Disrupted Sleep Linked to Diabetes
Last updated: Apr 13, 2012
If the association between poor sleep and pre-clinical Alzheimer's isn't enough incentive to go to bed early tonight, how about a link between poor sleep and diabetes?
In what might be one of the least-appealing clinical studies in modern U.S. science, healthy volunteers slept 10 hours a night for three weeks and then were put into dimly lit isolation "suites" for almost six weeks. There, they got about five hours of sleep a day, at random intervals, whenever the researchers allowed them to. The participants weren't allowed to see time cues, use the Internet, or have visitors. (Lead researcher Orfeu Buxton, a neuroscientist and sleep researcher at Brigham and Women's Hospital in Boston, told the Chicago Tribune that one participant did organize 20 years' worth of photos into pretty photo albums during the study.)
During and after the study, participants had their metabolic rates, glucose levels, and insulin levels monitored. Generally, the poor sleep conditions lowered insulin levels by about a third, bumping up glucose levels significantly, and even into prediabetes levels for three participants.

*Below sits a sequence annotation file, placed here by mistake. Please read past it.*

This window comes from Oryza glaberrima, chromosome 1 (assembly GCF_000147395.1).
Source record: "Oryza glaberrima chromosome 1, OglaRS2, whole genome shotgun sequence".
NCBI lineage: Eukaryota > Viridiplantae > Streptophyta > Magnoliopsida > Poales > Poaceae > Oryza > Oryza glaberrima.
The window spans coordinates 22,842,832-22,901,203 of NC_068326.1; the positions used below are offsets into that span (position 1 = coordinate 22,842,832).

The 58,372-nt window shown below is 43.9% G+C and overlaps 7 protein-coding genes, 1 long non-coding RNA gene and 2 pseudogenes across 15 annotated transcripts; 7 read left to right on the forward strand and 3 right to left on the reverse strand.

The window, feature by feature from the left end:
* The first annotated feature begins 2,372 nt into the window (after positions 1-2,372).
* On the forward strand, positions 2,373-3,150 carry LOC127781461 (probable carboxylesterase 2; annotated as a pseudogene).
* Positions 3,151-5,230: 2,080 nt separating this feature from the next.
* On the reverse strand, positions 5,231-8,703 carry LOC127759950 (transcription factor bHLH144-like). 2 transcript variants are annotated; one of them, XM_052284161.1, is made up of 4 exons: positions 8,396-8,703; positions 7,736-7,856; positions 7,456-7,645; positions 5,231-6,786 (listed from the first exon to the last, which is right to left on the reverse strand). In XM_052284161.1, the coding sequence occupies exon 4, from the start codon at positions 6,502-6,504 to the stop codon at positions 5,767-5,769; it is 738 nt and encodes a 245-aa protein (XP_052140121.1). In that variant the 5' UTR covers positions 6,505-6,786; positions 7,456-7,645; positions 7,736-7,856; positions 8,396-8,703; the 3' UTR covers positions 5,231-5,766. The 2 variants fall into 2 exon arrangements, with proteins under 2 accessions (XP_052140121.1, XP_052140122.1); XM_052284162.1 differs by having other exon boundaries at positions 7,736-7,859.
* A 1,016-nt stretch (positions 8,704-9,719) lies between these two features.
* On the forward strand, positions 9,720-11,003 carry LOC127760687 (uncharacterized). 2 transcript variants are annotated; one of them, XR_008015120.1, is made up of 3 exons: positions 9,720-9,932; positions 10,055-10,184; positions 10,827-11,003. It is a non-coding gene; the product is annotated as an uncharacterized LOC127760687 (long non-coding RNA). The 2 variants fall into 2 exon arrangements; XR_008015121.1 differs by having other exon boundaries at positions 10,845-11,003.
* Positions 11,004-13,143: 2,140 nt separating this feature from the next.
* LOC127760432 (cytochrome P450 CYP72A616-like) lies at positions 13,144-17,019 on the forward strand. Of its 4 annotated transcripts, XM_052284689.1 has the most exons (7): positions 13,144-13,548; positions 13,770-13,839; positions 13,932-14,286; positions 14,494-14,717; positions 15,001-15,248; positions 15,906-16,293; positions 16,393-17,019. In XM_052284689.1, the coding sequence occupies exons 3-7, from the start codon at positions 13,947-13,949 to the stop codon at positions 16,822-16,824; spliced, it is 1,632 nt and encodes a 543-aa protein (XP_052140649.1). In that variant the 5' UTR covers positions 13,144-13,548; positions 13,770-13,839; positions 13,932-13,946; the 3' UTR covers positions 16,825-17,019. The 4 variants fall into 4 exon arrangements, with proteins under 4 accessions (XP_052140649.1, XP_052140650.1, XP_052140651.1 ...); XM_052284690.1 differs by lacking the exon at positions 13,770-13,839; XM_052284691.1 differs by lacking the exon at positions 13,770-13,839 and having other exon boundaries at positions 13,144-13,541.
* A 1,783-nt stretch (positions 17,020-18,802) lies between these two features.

Metabolic rate among the participants also dropped by about 8 percent. "That might sound like a small number, but it's enough where you would gain 10 to 12 pounds in a year," noted Buxton. "Within three or four years, you could be obese."
Interestingly, the CDC published a sleep deprivation map that shows the worst sleep problems in the Southeast of the United States. "That map exactly matches stroke and heart disease and poverty and diabetes," said Buxton.
So what should you do? Practice good sleep hygiene, like keeping the room dark enough and quiet enough, and make sure you're giving yourself enough time to sleep. "8.5 is the new eight," said Buxton.
If it's hard for you to stay asleep, try these solutions for common sleep problems.